L'atelier de l'architecte danois Jan Gehl a montré l'évolution que connaît d'une part cet espace public, passant des lieux ("places") à la rue ("street"), d'autre part des "communauté urbaines", comme les suédois nomment l'organisation de la société civile. La production de quartiers neufs autour de nouvelles gares dans Malmö est vue comme l'occasion de combler les écarts - close the gaps – tant sociaux que spatiaux et de mettre en œuvre une politique de renouvellement avec la participation des citoyens à la conditions que ces "communauté urbaines" jouent le jeu de la démocratie transparente et responsable.
Les scandinaves gardent confiance dans leur modèle social pour absorber les chocs de la transformation ; ils voient leurs "valeurs nordiques" de plus en plus largement acceptées au delà de leur périmètre géographique.
Une quarantaine de participants scandinaves ont partagé leurs expériences pendant 2 jours avec un programme de visites des nouveaux lieux de Malmö et des sessions très interactives.
Town Hall, Stortorget 2, Malmö
WEDNESDAY OCTOBER 7TH
14.00 WELCOME AND PARTICIPATERS MOOD BOARD
Christer Larsson, Managing Director, Malmö City Planning Office
15.00-17.00 EXCURSION AND PRESENTATION THREE MALMÖ CASES
18.00-19.00 DIALOGUE ON LIVEABILITY
Moderator: Christer Larsson, Managing Director, Malmö City Planning Office
Michel Sudarskis, General secretary INTA
Ewa Westermark, Partner/Director Gehl Architects
Mikael Stigendal, Professor Malmö University
19.00 Dinner at The Town Hall
THURSDAY OCTOBER 8TH
09.00-10.30 LIVEABILITY IN MALMÖ
Introduction: Katrin Jammeh Stjernfeldt, Mayor of Malmö
10.45-12.15 URBAN COMMUNITIES
Introduction: Louise Kielgast, Project Manager Gehl Architects
13.30-15.30 WORKSHOP: MALMÖ CASES
15.30-16.00 SUMMARY AND COFFEE BREAK
Malmö's contribution to UN Habitat III conference in Quito
Nordic City Network is a Think Tank of urban and regional planners and others, dedicated to developing Nordic cities as attractive, innovative and democratic Knowledge Cities. As our cities move from industrial to knowledge cities so must we change the way we plan our cities. Separating functions and sectorizing responsibilities and administrations is outdated – we now need to set out minds and efforts to structure, shape, organize and govern our cities as knowledge cities.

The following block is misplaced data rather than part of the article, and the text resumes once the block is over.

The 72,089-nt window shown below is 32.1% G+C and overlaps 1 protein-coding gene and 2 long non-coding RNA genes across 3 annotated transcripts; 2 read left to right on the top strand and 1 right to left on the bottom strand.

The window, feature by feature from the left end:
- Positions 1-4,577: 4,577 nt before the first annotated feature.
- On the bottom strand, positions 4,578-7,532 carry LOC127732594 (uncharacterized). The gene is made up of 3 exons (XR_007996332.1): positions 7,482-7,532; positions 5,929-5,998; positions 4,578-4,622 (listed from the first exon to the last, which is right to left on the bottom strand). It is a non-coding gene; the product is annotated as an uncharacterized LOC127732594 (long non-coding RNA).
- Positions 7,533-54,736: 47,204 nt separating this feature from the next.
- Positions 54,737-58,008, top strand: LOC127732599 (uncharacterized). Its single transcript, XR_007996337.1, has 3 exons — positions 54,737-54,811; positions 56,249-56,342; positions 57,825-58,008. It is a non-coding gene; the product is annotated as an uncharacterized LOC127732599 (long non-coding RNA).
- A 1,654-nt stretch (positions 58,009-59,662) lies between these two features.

Nordic City Network is a network of cities dedicated to this challenge. It works as a platform, where theories are developed and ideas and experiences are exchanged
Malmö is the third largest city of Sweden, situated in the south of Sweden, by the sea. The city has 320.000 inhabitants and a population that is expanding for the 30th year in a row. The city is a city of diversity; 26% of the inhabitants were born abroad and 169 nationalities are represented. The inhabitants of Malmö speak over 100 different languages. It is also a young city; 50% of the population is under 35 years of age.
Malmö has, for the last 15 years, been undergoing a transition from being an industrial city to a city of knowledge. Older industries have been replaced by investments in new technology and training programmes of high calibre. Malmö University, which opened in 1998, is Sweden’s latest venture in the field of higher education, accommodating some 20.000 students.